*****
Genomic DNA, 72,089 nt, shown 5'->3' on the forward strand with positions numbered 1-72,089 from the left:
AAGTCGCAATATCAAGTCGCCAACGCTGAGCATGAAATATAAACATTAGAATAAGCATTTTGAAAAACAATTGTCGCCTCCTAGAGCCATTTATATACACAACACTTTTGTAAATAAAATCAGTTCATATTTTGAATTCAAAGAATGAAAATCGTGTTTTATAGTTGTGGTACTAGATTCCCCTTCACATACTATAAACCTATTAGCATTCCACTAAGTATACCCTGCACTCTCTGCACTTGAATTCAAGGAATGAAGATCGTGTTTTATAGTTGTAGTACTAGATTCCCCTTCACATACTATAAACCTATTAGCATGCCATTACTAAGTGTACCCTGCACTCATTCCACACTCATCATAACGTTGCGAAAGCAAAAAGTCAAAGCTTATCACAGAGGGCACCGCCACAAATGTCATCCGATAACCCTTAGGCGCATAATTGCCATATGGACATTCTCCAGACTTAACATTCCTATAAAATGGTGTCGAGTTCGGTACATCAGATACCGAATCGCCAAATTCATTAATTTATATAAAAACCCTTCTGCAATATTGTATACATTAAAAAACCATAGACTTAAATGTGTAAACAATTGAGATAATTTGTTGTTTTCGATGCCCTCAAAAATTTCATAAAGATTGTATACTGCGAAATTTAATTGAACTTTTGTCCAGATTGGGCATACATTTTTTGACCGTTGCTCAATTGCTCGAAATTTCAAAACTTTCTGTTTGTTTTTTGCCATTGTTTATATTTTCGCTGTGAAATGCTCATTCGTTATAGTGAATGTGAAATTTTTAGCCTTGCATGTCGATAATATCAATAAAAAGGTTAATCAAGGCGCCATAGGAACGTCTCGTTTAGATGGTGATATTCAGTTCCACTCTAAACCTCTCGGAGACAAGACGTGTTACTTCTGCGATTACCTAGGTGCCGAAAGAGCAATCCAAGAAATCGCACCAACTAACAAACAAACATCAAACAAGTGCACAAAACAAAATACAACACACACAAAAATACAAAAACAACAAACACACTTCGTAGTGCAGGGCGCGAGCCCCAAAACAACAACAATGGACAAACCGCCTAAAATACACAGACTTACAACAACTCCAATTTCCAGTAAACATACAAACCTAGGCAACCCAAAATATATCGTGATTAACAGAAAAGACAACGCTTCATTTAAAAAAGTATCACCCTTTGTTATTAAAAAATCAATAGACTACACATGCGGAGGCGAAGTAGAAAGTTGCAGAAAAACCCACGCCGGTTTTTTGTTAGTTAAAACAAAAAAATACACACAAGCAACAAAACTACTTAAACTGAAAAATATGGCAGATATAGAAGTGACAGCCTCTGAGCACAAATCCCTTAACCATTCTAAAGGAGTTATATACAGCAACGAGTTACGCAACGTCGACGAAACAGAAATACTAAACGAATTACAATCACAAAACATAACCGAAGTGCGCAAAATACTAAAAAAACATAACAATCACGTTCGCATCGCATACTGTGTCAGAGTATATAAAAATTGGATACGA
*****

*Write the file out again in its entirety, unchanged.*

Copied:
Genomic DNA, 72,089 nt, shown 5'->3' on the forward strand with positions numbered 1-72,089 from the left:
AAGTCGCAATATCAAGTCGCCAACGCTGAGCATGAAATATAAACATTAGAATAAGCATTTTGAAAAACAATTGTCGCCTCCTAGAGCCATTTATATACACAACACTTTTGTAAATAAAATCAGTTCATATTTTGAATTCAAAGAATGAAAATCGTGTTTTATAGTTGTGGTACTAGATTCCCCTTCACATACTATAAACCTATTAGCATTCCACTAAGTATACCCTGCACTCTCTGCACTTGAATTCAAGGAATGAAGATCGTGTTTTATAGTTGTAGTACTAGATTCCCCTTCACATACTATAAACCTATTAGCATGCCATTACTAAGTGTACCCTGCACTCATTCCACACTCATCATAACGTTGCGAAAGCAAAAAGTCAAAGCTTATCACAGAGGGCACCGCCACAAATGTCATCCGATAACCCTTAGGCGCATAATTGCCATATGGACATTCTCCAGACTTAACATTCCTATAAAATGGTGTCGAGTTCGGTACATCAGATACCGAATCGCCAAATTCATTAATTTATATAAAAACCCTTCTGCAATATTGTATACATTAAAAAACCATAGACTTAAATGTGTAAACAATTGAGATAATTTGTTGTTTTCGATGCCCTCAAAAATTTCATAAAGATTGTATACTGCGAAATTTAATTGAACTTTTGTCCAGATTGGGCATACATTTTTTGACCGTTGCTCAATTGCTCGAAATTTCAAAACTTTCTGTTTGTTTTTTGCCATTGTTTATATTTTCGCTGTGAAATGCTCATTCGTTATAGTGAATGTGAAATTTTTAGCCTTGCATGTCGATAATATCAATAAAAAGGTTAATCAAGGCGCCATAGGAACGTCTCGTTTAGATGGTGATATTCAGTTCCACTCTAAACCTCTCGGAGACAAGACGTGTTACTTCTGCGATTACCTAGGTGCCGAAAGAGCAATCCAAGAAATCGCACCAACTAACAAACAAACATCAAACAAGTGCACAAAACAAAATACAACACACACAAAAATACAAAAACAACAAACACACTTCGTAGTGCAGGGCGCGAGCCCCAAAACAACAACAATGGACAAACCGCCTAAAATACACAGACTTACAACAACTCCAATTTCCAGTAAACATACAAACCTAGGCAACCCAAAATATATCGTGATTAACAGAAAAGACAACGCTTCATTTAAAAAAGTATCACCCTTTGTTATTAAAAAATCAATAGACTACACATGCGGAGGCGAAGTAGAAAGTTGCAGAAAAACCCACGCCGGTTTTTTGTTAGTTAAAACAAAAAAATACACACAAGCAACAAAACTACTTAAACTGAAAAATATGGCAGATATAGAAGTGACAGCCTCTGAGCACAAATCCCTTAACCATTCTAAAGGAGTTATATACAGCAACGAGTTACGCAACGTCGACGAAACAGAAATACTAAACGAATTACAATCACAAAACATAACCGAAGTGCGCAAAATACTAAAAAAACATAACAATCACGTTCGCATCGCATACTGTGTCAGAGTATATAAAAATTGGATACGA